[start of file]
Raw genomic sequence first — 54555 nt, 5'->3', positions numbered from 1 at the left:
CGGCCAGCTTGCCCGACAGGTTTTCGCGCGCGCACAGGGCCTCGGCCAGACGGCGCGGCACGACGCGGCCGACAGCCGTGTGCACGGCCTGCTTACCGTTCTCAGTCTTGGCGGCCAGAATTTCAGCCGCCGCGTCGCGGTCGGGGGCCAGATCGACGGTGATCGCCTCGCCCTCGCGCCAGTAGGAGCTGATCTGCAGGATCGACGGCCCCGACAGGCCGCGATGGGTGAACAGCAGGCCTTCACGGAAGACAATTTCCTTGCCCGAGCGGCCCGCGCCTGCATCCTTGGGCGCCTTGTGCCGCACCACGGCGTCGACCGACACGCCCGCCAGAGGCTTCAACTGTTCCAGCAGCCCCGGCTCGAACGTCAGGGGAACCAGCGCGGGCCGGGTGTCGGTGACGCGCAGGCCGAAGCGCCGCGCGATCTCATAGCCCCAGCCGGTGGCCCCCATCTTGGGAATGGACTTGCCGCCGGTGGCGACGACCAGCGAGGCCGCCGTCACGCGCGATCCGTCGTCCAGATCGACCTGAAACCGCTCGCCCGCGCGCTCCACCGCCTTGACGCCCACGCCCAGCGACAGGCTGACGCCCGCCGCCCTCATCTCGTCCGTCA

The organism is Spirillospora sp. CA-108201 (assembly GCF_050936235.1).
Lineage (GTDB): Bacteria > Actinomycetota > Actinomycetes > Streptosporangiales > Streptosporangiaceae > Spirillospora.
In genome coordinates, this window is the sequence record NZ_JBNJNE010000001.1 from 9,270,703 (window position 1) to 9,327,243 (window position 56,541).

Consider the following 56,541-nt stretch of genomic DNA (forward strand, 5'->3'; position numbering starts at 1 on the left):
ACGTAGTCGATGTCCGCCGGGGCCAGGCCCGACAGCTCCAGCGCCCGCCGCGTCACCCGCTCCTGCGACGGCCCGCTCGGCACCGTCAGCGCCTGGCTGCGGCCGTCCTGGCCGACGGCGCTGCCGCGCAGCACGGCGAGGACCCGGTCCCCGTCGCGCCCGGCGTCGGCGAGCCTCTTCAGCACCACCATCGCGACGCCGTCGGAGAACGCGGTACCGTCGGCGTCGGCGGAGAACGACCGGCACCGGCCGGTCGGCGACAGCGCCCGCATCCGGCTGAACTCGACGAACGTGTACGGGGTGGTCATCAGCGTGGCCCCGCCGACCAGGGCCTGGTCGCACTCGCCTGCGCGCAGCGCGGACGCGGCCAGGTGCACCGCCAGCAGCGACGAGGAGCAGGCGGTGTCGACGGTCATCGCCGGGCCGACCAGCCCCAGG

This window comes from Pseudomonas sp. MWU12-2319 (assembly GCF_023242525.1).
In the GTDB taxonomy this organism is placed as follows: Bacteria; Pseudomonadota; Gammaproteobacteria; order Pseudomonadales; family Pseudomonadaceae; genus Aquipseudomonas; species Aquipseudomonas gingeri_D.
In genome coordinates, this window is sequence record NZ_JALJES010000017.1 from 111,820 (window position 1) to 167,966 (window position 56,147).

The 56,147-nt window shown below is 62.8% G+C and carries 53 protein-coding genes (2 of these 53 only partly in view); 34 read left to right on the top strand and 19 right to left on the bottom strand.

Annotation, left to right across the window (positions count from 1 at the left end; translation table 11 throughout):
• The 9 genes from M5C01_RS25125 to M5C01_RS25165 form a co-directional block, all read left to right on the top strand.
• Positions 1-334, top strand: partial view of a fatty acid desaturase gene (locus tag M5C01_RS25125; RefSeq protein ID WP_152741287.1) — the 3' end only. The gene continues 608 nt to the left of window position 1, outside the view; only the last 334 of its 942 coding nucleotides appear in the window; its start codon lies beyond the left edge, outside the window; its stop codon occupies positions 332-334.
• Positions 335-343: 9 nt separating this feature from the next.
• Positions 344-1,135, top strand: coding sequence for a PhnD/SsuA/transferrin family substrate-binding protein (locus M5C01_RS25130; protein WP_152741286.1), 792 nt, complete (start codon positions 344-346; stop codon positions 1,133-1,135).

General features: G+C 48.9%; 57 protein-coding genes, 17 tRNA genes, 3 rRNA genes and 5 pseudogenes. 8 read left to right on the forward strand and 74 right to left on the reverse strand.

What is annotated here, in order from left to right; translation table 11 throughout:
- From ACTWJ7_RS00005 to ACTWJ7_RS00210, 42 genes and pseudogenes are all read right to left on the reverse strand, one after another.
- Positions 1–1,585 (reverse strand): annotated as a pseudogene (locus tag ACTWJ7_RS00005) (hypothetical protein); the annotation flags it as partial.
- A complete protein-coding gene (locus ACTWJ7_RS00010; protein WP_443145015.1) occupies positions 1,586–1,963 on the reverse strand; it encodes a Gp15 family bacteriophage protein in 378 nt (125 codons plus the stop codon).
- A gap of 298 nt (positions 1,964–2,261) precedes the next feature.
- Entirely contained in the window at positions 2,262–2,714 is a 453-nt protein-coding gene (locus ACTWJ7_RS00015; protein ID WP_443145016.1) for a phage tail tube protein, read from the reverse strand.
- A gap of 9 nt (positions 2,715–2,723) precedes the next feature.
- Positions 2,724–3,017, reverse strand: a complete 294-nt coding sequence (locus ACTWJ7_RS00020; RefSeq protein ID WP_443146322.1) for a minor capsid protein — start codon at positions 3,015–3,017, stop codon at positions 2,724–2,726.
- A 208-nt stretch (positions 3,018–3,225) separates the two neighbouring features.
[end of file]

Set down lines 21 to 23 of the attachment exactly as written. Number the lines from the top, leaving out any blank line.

- A complete protein-coding gene (locus ACTWJ7_RS00010; protein WP_443145015.1) occupies positions 1,586–1,963 on the reverse strand; it encodes a Gp15 family bacteriophage protein in 378 nt (125 codons plus the stop codon).
- A gap of 298 nt (positions 1,964–2,261) precedes the next feature.
- Entirely contained in the window at positions 2,262–2,714 is a 453-nt protein-coding gene (locus ACTWJ7_RS00015; protein ID WP_443145016.1) for a phage tail tube protein, read from the reverse strand.